The presence of sub-MIC levels of baicalein attenuated the production of extracellular virulence factors by P. aeruginosa PAO1 (Figure 3). Our data showed that the expression levels of pyocyanin (69.87% decrease), LasA protease (74.56% decrease), LasB elastase (94.17% decrease), and rhamnolipid (74.15% decrease) were significantly suppressed by 128 μg/mL baicalein. Moreover, the inhibitory effect of baicalein on the latter three QS-controlled virulence factors was dose-dependent, whereas the production of pyocyanin was significantly inhibited by 64 μg/mL baicalein. To investigate further whether the inhibitory effect of baicalein could be reversed by supplementation with exogenous AHLs, either synthetic odDHL (0.13 μm) or BHL (5.2 μm; Sigma-Aldrich) was added to the cultures in the early exponential phase; these doses are the maximal autoinducer concentrations for P. aeruginosa PAO1.40 Interestingly, our results revealed that the addition of odDHL relieved the inhibitory effect of baicalein on the secretion of all four extracellular virulence factors described earlier, whereas BHL significantly antagonized the inhibitory effects of baicalein on the production of pyocyanin and rhamnolipids.
Effects of baicalein on the motility of P. aeruginosa PAO1
P. aeruginosa displays three major forms of motility: 1) flagellum-mediated swimming in aqueous environments, 2) swarming on semisolid or viscous surfaces, and 3) total-factor productivity mediated twitching on solid surfaces.41 Notably, the mean swarming and twitching diameters in the presence of sub-MIC (128 μg/mL) levels of baicalein were significantly less than those of drug-free controls. Moreover, baicalein significantly reduced the capacity for these two types of motility in a manner similar to the ΔlasI-ΔrhlI mutant. Unexpectedly, the results showed that baicalein did not inhibit the swimming ability of P. aeruginosa PAO1; if anything, it exerted a weak (and not significant) stimulatory effect (Figure 4).
Sub-MIC levels of baicalein reduce adhesion, detach the biofilm, and inhibit the alginate production of P. aeruginosa PAO1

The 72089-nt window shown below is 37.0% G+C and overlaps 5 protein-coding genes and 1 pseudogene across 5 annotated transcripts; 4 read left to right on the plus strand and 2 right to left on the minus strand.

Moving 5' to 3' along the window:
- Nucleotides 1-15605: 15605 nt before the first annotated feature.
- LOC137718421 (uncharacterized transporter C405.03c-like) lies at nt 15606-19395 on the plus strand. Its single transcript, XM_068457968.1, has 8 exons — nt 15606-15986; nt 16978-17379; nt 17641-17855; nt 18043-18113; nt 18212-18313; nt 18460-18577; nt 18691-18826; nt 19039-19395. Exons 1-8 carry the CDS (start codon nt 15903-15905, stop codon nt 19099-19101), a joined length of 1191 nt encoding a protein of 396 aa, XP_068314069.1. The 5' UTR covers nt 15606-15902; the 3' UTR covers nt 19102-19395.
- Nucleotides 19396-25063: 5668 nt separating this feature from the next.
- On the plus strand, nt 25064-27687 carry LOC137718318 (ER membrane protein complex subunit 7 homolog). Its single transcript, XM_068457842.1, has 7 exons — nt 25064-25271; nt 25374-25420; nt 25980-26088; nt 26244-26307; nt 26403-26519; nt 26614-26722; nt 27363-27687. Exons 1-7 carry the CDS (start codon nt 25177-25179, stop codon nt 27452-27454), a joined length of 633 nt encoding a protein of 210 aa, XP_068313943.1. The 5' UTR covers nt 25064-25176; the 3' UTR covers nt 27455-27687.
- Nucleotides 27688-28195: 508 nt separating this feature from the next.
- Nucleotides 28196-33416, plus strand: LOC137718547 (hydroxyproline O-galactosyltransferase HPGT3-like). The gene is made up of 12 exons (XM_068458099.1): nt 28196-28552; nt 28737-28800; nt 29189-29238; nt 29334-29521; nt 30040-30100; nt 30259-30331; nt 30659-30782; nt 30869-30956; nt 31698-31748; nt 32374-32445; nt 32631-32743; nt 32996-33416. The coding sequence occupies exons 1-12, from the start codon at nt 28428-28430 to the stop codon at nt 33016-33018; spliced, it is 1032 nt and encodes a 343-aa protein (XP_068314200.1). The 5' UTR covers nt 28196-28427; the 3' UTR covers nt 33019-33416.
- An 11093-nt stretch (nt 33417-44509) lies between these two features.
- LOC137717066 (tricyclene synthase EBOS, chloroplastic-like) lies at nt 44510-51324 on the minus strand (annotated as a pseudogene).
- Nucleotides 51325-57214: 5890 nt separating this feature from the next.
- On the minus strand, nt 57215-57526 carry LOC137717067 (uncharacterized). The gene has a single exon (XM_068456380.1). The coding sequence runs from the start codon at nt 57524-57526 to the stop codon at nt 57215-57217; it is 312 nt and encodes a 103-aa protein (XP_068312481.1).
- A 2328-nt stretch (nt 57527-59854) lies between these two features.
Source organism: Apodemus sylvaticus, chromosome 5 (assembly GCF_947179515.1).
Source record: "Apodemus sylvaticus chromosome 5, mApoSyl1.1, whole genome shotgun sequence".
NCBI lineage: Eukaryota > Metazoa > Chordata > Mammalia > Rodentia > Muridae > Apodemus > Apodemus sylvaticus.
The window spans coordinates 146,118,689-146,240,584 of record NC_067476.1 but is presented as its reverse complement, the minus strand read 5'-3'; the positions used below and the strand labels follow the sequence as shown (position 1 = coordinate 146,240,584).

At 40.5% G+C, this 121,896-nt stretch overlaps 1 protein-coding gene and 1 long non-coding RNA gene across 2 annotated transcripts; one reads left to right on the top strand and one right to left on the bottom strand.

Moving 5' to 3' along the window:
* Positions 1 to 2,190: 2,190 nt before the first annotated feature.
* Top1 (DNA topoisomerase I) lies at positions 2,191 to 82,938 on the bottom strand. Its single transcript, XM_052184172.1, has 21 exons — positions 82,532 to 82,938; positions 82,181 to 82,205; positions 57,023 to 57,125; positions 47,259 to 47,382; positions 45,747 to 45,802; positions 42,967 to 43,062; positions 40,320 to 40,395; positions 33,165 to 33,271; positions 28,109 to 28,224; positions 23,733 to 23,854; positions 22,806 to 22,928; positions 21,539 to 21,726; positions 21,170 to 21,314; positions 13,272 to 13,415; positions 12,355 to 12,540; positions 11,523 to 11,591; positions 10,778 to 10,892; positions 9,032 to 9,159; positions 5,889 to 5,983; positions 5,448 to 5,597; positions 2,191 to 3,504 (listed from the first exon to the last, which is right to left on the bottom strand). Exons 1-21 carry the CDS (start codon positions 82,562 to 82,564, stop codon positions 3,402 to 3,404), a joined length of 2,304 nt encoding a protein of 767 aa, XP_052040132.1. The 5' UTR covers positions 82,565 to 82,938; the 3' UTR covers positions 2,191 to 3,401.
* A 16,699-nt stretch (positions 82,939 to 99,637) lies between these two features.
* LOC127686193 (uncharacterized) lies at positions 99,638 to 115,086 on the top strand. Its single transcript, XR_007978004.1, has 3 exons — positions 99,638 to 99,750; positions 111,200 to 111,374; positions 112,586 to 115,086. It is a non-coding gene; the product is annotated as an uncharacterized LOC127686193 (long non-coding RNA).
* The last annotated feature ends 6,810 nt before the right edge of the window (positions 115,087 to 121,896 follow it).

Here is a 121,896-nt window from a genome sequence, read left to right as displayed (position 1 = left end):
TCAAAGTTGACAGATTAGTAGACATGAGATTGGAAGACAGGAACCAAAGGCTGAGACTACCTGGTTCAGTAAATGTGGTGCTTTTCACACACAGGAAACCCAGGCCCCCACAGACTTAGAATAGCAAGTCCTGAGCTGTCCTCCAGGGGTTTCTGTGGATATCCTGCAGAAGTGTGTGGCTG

The adhesion of P. aeruginosa cells to an abiotic or biotic surface is the initial step following the microcolony and three-dimensional community structure of biofilm formation and maturation.42 Our results (Figure 5) revealed that the ΔlasI-ΔrhlI mutant strain exhibited a weaker adhesive ability than the wild-type PAO1 strain throughout the 10 hours of observation. Notably, compared with the drug-free control, the number of P. aeruginosa PAO1 cells adhering to the surface of the 96-well plate was reduced by sub-MIC amounts of baicalein (32–128 μg/mL) in a concentration-dependent manner. Specifically, 128 μg/mL baicalein clearly inhibited the adhesion of P. aeruginosa PAO1 to the abiotic surface at 2 hours, whereas 32–64 μg/mL began to exhibit effects at 4 hours. Crystal violet staining and quantification of the biofilm biomass remaining after treatment indicated that sub-MIC levels of baicalein detached both the 1-day-old (early phase) and 5-day-old (mature phase) biofilms in a concentration-dependent manner (Figure 6). The highest sub-MIC amount of baicalein (128 μg/mL) showed the strongest effect, reducing the 1-day and 5-day biomass of the wild-type PAO1 strain by approximately 35.7% and 53.0%, respectively. Subsequently, alterations in the structure of biofilms incubated in the presence or absence of baicalein (128 μg/mL) were observed using SEM (Figure 7). In the drug-free condition, a three-dimensional structure was clearly visible in the biofilm formed by PAO1, and the extracellular polysaccharide (EPS) matrix was denser and more compact than that of ΔlasI-ΔrhlI after growing for either 1 or 5 days. By contrast, the EPS matrix was obviously reduced, and PAO1 cells from the detached biofilm mass were dispersed into a scattered state after exposure to baicalein. Furthermore, we investigated alginate production in the biofilm supernatants; the results showed a trend that was synchronous with that of the biofilm quantification (Figure 8).